Deadly MDMA pills containing twice the average dose are circulating in one Australian state as officials issue an urgent warning as party season kicks off.
NSW Health said three types of MDMA tablets are being sold throughout the state, some with a dangerous concoction of other drugs.
The flagged pills include a blue diamond-shaped pill stamped with a Marvel Comics Character ‘Punisher’, a yellow pill stamped with the cartoon character Spongebob and a blue skull tablet stamped with a ‘MYBRAND’ logo.
The Punisher and MYBRAND pills both contain 216mg of ketamine, while the Spongebob pills contain 160mg.
Some of the MDMA tablets contain a dangerous combination of other drugs like cathinones, ketamine and ketamine analogues.
Medical Director of the NSW Poisons Information Centre, Dr Darren Roberts, said high doses of ketamine had been linked to recent deaths in NSW.
‘MDMA can cause severe agitation, raised body temperature, seizures or fits, irregular heart rhythm and death,’ Dr Roberts said.
‘The amount of MDMA in a tablet or capsule can vary a lot, even within the same batch. The health risks from MDMA are greatly increased if high amounts (including multiple doses) are consumed over a short period.’
Deadly MDMA pills containing twice the average dose are circulating in one Australian state as officials issue an urgent warning as party season kicks off (pictured, officers at a festival)
NSW Health said three types of MDMA tablets are being sold throughout the state, some with a dangerous concoction of other drugs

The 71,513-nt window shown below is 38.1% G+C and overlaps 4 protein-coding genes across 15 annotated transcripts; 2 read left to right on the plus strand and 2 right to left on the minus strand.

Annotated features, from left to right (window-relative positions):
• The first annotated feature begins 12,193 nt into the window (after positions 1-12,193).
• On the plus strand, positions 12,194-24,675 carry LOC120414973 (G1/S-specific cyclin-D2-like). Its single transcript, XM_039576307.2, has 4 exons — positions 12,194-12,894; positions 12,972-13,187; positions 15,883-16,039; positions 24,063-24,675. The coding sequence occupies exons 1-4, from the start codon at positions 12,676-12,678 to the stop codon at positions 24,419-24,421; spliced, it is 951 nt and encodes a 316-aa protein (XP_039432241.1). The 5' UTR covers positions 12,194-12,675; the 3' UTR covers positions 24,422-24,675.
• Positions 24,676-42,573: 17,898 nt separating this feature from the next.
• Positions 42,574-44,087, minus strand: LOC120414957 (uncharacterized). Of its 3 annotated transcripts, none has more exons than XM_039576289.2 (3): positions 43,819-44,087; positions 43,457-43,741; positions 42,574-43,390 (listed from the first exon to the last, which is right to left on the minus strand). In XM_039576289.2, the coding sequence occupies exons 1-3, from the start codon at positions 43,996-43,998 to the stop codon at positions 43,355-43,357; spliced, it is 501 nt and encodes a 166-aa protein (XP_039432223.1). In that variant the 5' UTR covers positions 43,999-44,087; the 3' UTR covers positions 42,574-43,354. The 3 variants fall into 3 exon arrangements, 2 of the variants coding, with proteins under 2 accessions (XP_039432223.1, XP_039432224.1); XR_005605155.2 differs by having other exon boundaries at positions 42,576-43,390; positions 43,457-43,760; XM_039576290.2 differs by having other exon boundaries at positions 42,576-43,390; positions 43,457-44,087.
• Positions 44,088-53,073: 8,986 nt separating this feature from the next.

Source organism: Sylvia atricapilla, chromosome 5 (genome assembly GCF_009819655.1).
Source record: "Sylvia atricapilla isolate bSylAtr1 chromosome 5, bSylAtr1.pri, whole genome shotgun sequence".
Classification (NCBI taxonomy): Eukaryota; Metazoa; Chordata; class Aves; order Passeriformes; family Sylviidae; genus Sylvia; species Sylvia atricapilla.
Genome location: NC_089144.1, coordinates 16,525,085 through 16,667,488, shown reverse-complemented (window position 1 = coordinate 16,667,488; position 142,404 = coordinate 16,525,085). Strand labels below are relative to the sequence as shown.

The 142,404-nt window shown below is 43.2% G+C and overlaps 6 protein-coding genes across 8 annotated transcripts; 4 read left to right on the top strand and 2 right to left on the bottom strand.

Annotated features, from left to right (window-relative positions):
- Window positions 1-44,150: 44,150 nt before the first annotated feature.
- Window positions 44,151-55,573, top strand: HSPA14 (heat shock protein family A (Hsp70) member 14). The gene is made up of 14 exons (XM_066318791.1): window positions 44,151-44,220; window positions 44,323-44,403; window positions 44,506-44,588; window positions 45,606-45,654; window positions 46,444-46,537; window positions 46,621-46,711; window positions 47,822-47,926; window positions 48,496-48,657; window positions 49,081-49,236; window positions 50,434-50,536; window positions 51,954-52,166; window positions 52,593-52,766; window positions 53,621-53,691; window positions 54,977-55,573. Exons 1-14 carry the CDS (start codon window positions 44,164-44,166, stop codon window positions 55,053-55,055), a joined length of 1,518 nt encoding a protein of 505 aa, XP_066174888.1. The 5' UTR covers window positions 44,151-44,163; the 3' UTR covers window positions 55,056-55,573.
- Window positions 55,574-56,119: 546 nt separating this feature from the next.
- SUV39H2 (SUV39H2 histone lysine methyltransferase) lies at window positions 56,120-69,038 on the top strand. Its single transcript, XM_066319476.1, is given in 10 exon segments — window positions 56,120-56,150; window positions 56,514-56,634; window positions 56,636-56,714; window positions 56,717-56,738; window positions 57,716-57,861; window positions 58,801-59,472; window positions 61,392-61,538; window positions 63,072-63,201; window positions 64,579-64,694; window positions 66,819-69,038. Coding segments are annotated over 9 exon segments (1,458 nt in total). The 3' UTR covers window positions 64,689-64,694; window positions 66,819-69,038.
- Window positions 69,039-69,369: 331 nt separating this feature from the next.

The medical director said the MDMA was even more dangerous when mixed with other stimulants such as amphetamines, cocaine or cathinones.
Dr Roberts warned those attending music festivals this summer to take regular breaks as MDMA can cause the body to overheat.
‘Taking a break from dancing, seeking shade, and drinking water are important measures to reduce the risk of overheating,’ he said.
‘It is very important to remember, if you or a friend has taken drugs and feel unwell, you won’t get into trouble for seeking medical care.’
The warning comes after two men, aged 21 and 26, died of suspected overdoses after attending Knockout festival at Sydney Olympic Park on October 2.
Nine other festival-goers were taken to hospital.
Up to 27 people at the Knockout festival were charged with drug possession, while four were charged with drug supply.
Police said one 21-year-old man had up to 491 MDMA pills in his possession.
Some of the MDMA tablets contain a dangerous combination of other drugs like cathinones, ketamine and ketamine analogues (pictured, revellers at Field Day festival in Sydney)
Those attending music festivals this summer have been urged to take regular breaks as MDMA can cause the body to overheat (stock image)
In the same month, 85 people attending Listen Out festival in Sydney’s Centennial Park were charged with drug possession and eight people with drug supply.
The charges come despite amnesty bins being set up at festivals for revellers to discard drugs without the fear of being arrested.
The policy was introduced as a recommendation of a coronial inquest handed down in 2020 into the deaths of six young people at music festivals in NSW between December 2017 and January 2019.
Alex Ross-King, 19, Joshua Tam, 22, Callum Brosnan, 21, Diana Nguyen, 21, Joseph Pham, 23 all died at festivals after taking MDMA or ecstasy.
Five of the six festival goers also had other illegal substances in their system.
The inquest also recommended other strategies including pill testing, scrapping the use of sniffer dogs and reducing the number of strip searches.
However, the NSW government is yet to adopt the recommendations.